I have wanted to write about this for some time to hopefully help others who are navigating the tumultuous waters of international adoption. I have imagined that reading this will be like going to one of those restaurants where your meal is free if you eat the whole cow.
So, hope you're sitting down and hungry ;)
When we were engaged, we believed that God would use adoption as an avenue to one day grow our family. We laid that desire and calling before the Lord trusting His timing and direction.
While I was pregnant with Elyana we both felt a stirring and the desire growing. We did hours of research and asked unending questions from those who had experience.
Our first hurdle: International or Domestic?
God has a unique, ordained plans for each of us. For us, we felt drawn to Africa. One of the reasons is the vast need. The millions of orphans without a chance and destined for the slums is one of the undeniable reasons for us.
Also, there are many African countries where there are no adoption laws in place in order for someone to adopt. There are some people who have resulted to "alternative" types of adoptions in order to rescue children out of horrific situations. Uganda is a relatively "adoption friendly" African country. At last official count, there are 2.5 million orphans in Uganda, 45 percent of which due to AIDS. Uganda has laws that make the process fairly clear and even some of the judges in their country are pro-adoption. (There are some that are not and we are joining others in praying for their hearts.)
Second Hurdle: Independent or Agency- lead?
We found that there were many people who had done an independent adoption from Uganda. What that essentially means is that you don't go through an agency, but rather do all the leg work, make the contacts, and hire a Ugandan attorney to handle the legal papers.
Joe enjoys a challenge, doesn't mind travel arrangements, and I like to make contacts so he thought it would be best for us to go out on our own. We also thought we could save a few thousand dollars doing it ourselves. We found an attorney who had several positive references. The contacts were unreliable, the information sketchy, and the way in which you locate your child was heart wrenching and labor intensive.
In the midst of that process, we attended the Together for Adoption conference. If you are wondering how to be involved with the global orphan crisis or about adoption then I recommend their national conference. This year its in Phoenix. It addressed so many of our questions, fears, challenges, and ponderings in a safe, gospel-centered environment. While we were there we met representatives from Generations Adoption agency. They had recently refined their Uganda program and had a lot of encouraging relationships in country.
Joe was still set on going independently. I just sat back and prayed wanting God to work and lead our family.
A month later we went on a family vacation to Colorado still chewing and processing on the next steps for our family. We didn't discuss it much but there were lots of long, comfortable silences. Time spent together with our Bibles open, mouths shut.
Nine days later we pulled out of our condo parking lot, and Joe non-chalantly says, "Lets contact Generations when we get home." I am thankful for his leadership.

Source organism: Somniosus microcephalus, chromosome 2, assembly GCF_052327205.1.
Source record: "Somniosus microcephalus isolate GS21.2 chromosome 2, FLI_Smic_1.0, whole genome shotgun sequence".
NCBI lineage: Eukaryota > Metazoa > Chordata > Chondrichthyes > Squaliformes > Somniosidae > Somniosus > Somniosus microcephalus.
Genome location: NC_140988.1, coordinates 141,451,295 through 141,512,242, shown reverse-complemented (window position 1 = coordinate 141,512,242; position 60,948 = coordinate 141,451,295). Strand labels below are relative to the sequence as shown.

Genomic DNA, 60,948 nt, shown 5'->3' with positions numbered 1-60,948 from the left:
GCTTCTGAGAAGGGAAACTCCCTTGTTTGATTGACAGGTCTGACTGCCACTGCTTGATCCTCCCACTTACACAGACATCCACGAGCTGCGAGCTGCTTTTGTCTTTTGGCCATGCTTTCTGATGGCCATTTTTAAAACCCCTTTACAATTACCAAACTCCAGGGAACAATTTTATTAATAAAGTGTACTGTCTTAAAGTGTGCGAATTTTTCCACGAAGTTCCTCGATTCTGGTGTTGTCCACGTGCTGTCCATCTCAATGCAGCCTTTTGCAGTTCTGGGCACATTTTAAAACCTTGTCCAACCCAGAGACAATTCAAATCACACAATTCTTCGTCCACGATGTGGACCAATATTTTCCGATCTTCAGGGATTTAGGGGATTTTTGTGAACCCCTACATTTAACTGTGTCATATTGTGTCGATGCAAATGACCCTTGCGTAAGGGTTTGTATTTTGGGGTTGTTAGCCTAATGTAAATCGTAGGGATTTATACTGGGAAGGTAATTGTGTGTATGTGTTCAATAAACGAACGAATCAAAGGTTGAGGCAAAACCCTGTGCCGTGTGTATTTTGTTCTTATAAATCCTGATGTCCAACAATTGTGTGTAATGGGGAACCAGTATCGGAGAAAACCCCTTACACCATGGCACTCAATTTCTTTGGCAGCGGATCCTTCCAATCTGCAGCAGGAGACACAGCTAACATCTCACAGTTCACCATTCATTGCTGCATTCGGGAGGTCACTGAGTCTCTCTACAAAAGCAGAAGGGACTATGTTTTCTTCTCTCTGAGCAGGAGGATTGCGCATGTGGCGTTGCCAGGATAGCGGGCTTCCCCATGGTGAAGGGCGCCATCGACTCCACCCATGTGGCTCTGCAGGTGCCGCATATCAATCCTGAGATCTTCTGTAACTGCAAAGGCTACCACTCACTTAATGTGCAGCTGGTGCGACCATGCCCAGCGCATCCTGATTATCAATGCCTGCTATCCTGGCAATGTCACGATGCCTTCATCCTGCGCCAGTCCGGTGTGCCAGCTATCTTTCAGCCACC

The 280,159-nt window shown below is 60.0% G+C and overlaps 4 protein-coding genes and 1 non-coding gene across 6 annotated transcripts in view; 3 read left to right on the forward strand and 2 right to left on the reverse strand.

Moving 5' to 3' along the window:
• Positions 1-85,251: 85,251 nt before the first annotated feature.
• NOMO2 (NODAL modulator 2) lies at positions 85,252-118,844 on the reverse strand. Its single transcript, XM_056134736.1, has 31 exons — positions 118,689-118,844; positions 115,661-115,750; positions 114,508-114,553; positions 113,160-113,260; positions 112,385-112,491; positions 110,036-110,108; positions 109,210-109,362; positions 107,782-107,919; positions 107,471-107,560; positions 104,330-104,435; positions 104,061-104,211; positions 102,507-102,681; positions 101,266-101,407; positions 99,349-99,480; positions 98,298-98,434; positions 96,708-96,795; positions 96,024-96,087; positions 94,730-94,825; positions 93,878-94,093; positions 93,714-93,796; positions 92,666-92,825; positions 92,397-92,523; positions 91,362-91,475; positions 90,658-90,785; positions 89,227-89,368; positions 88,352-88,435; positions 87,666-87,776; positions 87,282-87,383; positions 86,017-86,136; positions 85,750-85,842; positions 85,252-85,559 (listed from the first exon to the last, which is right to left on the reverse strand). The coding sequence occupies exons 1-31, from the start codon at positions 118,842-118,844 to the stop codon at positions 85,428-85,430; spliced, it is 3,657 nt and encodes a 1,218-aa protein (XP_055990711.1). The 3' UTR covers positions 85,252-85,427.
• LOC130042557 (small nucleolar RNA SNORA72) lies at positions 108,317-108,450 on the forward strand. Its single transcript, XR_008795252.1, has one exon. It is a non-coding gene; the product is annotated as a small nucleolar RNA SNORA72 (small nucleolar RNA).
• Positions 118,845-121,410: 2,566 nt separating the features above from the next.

Generations has been one of the most precious blessings to our family. Their staff is courteous, professional, loving, kind, considerate, prompt to respond, and desires God's best for each family. (They also do domestic adoptions too if you headed that direction and I have heard the same reviews from people who have adopted with them domestically).
We also love their contacts in Uganda, their babies home is under the umbrella of a healthy, local church that is involved with orphan care and prevent. We also appreciate the way they run their babies home. They have continued, quality communication about the children within their care. They have full disclosure with whatever information they have regarding each child. They are also committed to ensuring that each one of their adopting parents is as equipped and fully prepared as possible. Such a blessing!
Hurdle 3: Paperwork and Training
January 2011 we began the process and by March, we had finished our training. We were really hoping that by the end of 2011 we would be holding our baby.
Then in March we moved to Austin. You don't realized how rooted you've become until you're uprooted. The move was much more disruptive than we anticipated.
We were still set for having our home study in May.
As the day grew closer we both felt more and more unsettled. Between Joe's new job, adjusting to our new home, building our house, leaving our BCS community/family, getting engaged in our new church, challenges our children were having with the new place, and the fact we didn't think it would be wise to do the home study twice... we are waiting. Waiting until our house is finished to move forward with our home study then onto the next steps.
So that's where we are. Waiting.
Where we all are, in some way, right?
But every day I have to lay it down.
Lay down my control. Trust Him. Lay down my timing. Trust Him with the day at hand. Lay down my desires. Trust Him with my current children. Lay down my unbelief. Trust Him with my children I don't know yet. Trust Him.
All is grace. I'm focusing on what God is doing in my and our children here preparing us for the work among our family and ministry in this community.
So thankful for all of you encouraging and loving us along the way. We can't wait to meet our baby and to get to introduce the precious soul to you too.
If you have any questions or if you're going through the process and I can pray for you in any way, please contact me melissa at heartlinesranch dot com